The Great Compression – Disparity in Wealth
The Great Compression ended in the 1970s. Wages stagnated, inflation raged, and by the decade’s end, income inequality had started to rise. Income inequality grew through the 1980s, slackened briefly at the end of the 1990s, and then resumed with a vengeance in the aughts. In his 2007 book The Conscience of a Liberal, the Nobel laureate, Princeton economist and New York Times columnist Paul Krugman labeled the post-1979 epoch the “Great Divergence.”
It’s generally understood that we live in a time of growing income inequality, but “the ordinary person is not really aware of how big it is,” Krugman told me. During the late 1980s and the late 1990s, the United States experienced two unprecedentedly long periods of sustained economic growth—the “seven fat years” and the ” long boom.” Yet from 1980 to 2005, more than 80 percent of total increase in Americans’ income went to the top 1 percent. Economic growth was more sluggish in the aughts, but the decade saw productivity increase by about 20 percent. Yet virtually none of the increase translated into wage growth at middle and lower incomes, an outcome that left many economists scratching their heads.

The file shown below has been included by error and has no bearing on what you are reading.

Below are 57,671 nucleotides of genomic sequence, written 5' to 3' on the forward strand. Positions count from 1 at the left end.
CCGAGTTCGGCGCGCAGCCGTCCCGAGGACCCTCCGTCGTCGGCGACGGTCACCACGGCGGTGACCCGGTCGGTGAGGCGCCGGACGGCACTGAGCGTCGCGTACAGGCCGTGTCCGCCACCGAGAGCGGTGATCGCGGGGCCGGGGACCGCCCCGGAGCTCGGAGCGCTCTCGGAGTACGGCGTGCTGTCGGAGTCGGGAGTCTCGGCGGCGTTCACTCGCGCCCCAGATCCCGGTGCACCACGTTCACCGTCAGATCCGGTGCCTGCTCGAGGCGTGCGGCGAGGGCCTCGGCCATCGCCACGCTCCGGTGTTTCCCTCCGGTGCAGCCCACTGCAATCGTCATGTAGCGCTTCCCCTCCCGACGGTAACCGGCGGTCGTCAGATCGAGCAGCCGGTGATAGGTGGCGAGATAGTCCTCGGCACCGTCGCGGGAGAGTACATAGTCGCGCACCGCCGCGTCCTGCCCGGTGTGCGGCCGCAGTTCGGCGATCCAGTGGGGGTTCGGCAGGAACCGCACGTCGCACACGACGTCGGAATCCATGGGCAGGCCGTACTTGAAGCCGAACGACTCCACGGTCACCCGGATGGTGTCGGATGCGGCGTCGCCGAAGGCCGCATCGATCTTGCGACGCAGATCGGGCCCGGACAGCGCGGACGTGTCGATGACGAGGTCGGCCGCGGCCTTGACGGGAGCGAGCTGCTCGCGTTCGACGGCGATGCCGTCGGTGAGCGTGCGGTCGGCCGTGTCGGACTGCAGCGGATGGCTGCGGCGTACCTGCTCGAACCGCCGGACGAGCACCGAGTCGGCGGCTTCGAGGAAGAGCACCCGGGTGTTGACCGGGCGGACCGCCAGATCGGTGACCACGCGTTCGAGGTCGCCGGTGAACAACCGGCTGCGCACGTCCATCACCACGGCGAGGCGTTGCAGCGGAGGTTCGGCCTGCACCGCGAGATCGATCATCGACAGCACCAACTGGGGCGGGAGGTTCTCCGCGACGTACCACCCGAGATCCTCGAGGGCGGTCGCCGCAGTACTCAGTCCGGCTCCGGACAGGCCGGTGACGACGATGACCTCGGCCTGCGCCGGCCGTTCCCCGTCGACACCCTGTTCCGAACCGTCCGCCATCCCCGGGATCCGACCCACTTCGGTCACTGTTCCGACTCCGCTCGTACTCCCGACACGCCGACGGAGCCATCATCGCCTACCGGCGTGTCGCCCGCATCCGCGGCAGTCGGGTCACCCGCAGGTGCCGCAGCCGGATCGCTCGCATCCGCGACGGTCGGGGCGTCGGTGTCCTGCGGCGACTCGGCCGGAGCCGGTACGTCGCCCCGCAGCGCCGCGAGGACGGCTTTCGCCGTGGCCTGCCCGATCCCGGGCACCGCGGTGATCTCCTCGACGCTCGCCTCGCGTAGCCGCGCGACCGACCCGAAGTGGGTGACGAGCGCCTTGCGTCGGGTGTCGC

In his 2008 book Unequal Democracy, Larry Bartels, a Princeton political scientist, writes:
[T]he narrowly economic focus of most previous studies of inequality has caused them to miss what may be the most important single influence on the changing U.S. income distribution over the past half-century—the contrasting policy choices of Democratic and Republican presidents. Under Republican administrations, real income growth for the lower- and middle-classes has consistently lagged well behind the income growth rate for the rich—and well behind the income growth rate for the lower and middle classes themselves under Democratic administrations.